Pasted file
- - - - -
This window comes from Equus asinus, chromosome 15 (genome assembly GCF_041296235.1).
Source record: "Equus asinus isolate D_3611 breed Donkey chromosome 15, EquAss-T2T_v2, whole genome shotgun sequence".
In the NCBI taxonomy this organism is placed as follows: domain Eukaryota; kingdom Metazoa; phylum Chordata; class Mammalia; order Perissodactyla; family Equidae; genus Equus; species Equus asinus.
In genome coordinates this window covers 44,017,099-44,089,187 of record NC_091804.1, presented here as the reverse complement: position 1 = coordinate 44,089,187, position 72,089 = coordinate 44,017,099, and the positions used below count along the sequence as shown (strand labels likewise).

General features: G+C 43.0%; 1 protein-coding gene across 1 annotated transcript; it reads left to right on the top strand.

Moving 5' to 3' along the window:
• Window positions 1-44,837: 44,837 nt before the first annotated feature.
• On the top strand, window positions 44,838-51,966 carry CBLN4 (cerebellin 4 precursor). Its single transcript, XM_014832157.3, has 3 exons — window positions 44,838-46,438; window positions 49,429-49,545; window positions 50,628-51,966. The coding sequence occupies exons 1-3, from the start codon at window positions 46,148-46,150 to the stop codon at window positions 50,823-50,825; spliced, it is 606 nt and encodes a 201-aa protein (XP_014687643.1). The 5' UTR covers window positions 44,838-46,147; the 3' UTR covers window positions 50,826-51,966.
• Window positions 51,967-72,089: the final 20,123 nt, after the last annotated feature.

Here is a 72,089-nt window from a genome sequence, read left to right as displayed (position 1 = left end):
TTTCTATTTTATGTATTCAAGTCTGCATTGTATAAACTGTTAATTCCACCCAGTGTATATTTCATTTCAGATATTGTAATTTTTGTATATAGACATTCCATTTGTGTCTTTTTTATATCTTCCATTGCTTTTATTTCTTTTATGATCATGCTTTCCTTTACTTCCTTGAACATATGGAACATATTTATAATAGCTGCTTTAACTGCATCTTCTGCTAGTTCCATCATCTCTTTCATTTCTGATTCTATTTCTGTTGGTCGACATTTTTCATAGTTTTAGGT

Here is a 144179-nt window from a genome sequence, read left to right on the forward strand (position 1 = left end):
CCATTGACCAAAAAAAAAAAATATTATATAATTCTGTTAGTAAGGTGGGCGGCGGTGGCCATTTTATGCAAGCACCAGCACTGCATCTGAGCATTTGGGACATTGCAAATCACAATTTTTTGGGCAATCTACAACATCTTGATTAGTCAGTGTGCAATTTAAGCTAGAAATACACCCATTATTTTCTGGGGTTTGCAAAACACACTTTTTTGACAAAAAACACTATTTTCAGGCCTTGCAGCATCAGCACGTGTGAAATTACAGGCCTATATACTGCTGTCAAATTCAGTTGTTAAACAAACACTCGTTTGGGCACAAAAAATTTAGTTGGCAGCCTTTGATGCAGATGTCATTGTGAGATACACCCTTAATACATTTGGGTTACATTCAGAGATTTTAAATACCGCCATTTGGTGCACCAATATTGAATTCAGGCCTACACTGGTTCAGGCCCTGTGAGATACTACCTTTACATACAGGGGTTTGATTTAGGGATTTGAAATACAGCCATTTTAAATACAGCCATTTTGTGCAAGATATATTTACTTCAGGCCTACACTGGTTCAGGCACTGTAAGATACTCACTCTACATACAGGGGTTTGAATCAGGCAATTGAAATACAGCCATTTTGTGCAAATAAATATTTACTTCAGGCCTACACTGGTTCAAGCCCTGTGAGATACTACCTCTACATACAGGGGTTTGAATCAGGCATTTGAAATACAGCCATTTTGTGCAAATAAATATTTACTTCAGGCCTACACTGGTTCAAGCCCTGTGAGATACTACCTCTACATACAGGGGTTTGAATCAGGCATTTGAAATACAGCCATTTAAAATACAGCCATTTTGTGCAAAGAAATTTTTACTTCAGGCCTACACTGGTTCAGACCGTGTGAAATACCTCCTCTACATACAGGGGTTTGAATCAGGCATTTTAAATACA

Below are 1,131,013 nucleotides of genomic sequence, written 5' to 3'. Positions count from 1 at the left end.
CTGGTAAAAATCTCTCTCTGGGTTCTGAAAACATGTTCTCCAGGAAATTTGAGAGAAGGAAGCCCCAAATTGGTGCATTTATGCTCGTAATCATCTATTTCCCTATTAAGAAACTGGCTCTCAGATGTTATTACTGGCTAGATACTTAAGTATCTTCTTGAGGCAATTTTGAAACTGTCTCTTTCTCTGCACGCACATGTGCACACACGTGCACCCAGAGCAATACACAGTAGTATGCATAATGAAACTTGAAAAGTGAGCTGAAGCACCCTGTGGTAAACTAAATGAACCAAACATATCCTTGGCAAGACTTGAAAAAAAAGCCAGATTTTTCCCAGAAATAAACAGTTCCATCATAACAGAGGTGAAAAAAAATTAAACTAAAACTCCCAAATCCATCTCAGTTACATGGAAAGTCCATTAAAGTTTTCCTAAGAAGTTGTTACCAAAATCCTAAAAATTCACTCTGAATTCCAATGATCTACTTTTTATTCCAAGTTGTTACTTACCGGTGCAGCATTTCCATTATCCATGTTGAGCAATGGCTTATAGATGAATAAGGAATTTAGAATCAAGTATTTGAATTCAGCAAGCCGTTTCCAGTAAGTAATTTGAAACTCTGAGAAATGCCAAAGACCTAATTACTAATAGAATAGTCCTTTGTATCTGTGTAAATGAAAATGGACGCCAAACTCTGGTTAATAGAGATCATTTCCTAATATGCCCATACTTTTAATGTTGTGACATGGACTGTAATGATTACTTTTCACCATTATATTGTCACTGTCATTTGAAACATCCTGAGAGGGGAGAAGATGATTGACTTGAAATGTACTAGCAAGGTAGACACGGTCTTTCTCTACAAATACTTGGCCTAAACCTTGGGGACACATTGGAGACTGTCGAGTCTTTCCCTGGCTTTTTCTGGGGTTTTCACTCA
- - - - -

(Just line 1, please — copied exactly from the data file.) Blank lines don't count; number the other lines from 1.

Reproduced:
This window comes from Equus asinus, chromosome 15 (genome assembly GCF_041296235.1).